Canada: Updated Guidance on How Employers Should Fill Out Records of Employment During COVID-19 Pandemic

The Record of Employment (ROE) (Block 16) provides information on an employee’s employment history when they apply for Employment Insurance (EI) benefits.  The information on an ROE is used by Service Canada to determine the employee’s eligibility to receive EI benefits, the benefit amount, and how long the benefits will be paid.  Employers must issue an ROE each time an employee experiences an interruption of earnings. Canada provides a guide on How to Complete the ROE form.

On October 15, 2021, Employment and Social Development Canada (ESDC) updated its website page, EI information for employers – COVID-19, to provide updated guidance regarding how employers should fill out ROEs.  This guidance reminds employers that if they have employees who stopped working because of COVID-19, they must issue their ROEs within the set timeframe.  In addition, the guidance provides the following direction regarding which codes an employer should use when issuing an ROE during the pandemic:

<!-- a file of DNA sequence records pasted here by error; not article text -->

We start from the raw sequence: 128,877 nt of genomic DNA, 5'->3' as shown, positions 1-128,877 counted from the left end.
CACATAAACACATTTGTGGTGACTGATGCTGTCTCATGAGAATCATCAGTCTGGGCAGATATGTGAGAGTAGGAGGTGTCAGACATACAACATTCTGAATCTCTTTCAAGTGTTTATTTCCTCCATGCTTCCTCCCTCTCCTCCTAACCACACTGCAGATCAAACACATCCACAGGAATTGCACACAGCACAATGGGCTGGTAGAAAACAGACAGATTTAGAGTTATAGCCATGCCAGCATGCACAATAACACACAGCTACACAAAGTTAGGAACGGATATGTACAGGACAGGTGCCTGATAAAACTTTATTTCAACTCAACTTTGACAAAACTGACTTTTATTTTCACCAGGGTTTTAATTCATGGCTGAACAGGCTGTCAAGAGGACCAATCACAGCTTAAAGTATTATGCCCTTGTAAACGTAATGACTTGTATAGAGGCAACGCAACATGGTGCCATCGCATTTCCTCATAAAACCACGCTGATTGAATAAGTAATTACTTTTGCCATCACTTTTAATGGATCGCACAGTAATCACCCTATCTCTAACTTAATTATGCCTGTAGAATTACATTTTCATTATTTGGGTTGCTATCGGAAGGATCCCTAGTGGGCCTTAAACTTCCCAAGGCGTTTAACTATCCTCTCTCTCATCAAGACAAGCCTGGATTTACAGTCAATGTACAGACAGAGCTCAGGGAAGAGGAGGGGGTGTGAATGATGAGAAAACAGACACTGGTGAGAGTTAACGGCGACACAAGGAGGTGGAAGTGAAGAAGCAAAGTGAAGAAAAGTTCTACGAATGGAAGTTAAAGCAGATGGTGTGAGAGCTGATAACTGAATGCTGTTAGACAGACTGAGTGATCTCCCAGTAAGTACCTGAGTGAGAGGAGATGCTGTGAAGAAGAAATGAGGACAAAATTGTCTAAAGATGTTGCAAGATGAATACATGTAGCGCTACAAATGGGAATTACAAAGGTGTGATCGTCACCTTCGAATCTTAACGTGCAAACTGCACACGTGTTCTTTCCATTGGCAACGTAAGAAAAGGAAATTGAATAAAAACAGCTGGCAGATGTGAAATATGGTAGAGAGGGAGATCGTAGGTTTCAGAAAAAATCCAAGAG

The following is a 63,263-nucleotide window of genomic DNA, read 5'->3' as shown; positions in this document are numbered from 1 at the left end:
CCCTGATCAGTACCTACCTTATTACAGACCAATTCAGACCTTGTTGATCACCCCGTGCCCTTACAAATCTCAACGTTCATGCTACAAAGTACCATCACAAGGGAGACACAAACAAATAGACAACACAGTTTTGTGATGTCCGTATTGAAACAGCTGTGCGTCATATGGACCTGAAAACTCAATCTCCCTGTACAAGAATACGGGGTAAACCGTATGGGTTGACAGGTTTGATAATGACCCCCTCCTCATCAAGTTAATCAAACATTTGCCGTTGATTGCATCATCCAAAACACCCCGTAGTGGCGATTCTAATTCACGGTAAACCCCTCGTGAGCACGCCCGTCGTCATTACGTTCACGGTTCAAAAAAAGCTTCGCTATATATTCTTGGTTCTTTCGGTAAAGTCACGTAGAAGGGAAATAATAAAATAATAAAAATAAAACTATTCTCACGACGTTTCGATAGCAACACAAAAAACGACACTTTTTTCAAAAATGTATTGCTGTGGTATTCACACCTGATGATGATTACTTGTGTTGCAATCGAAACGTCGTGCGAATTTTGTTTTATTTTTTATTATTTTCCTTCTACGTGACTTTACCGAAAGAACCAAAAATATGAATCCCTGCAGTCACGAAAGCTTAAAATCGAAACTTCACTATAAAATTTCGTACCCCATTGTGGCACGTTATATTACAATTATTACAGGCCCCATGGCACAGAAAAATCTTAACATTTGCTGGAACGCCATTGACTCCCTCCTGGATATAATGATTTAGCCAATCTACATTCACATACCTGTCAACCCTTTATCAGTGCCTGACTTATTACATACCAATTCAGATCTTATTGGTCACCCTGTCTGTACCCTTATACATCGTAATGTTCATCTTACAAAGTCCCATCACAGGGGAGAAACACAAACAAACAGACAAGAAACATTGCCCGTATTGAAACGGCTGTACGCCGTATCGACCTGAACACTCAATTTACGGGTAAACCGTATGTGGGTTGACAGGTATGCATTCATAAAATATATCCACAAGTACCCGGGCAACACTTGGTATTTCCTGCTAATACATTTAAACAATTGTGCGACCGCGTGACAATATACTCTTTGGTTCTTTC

• When an employee is no longer working because the business has decreased operations or closed due to COVID-19, use code A (shortage of work);
  • When an employee is sick or quarantined, use code D (illness or injury);
  • When an employee does not report to work because they refuse to comply with a mandatory COVID-19 vaccination policy (Policy), use code E (quit) or code N (leave of absence); and
  • When an employer suspends or terminates an employee because they failed to comply with a Policy, the employer should use code M (dismissal).

The updated webpage indicates that if an employer uses Codes E, N, or M, ESDC may contact the employer to determine whether:

  • It adopted a Policy and clearly communicated it to all employees;
  • Its employees were informed that failure to comply with the Policy would result in loss of employment;
  • The application of the Policy to the employee was reasonable within the workplace context; and
  • There were any exemptions for refusing to comply with the Policy.

Information contained in this publication is intended for informational purposes only and does not constitute legal advice or opinion, nor is it a substitute for the professional judgment of an attorney.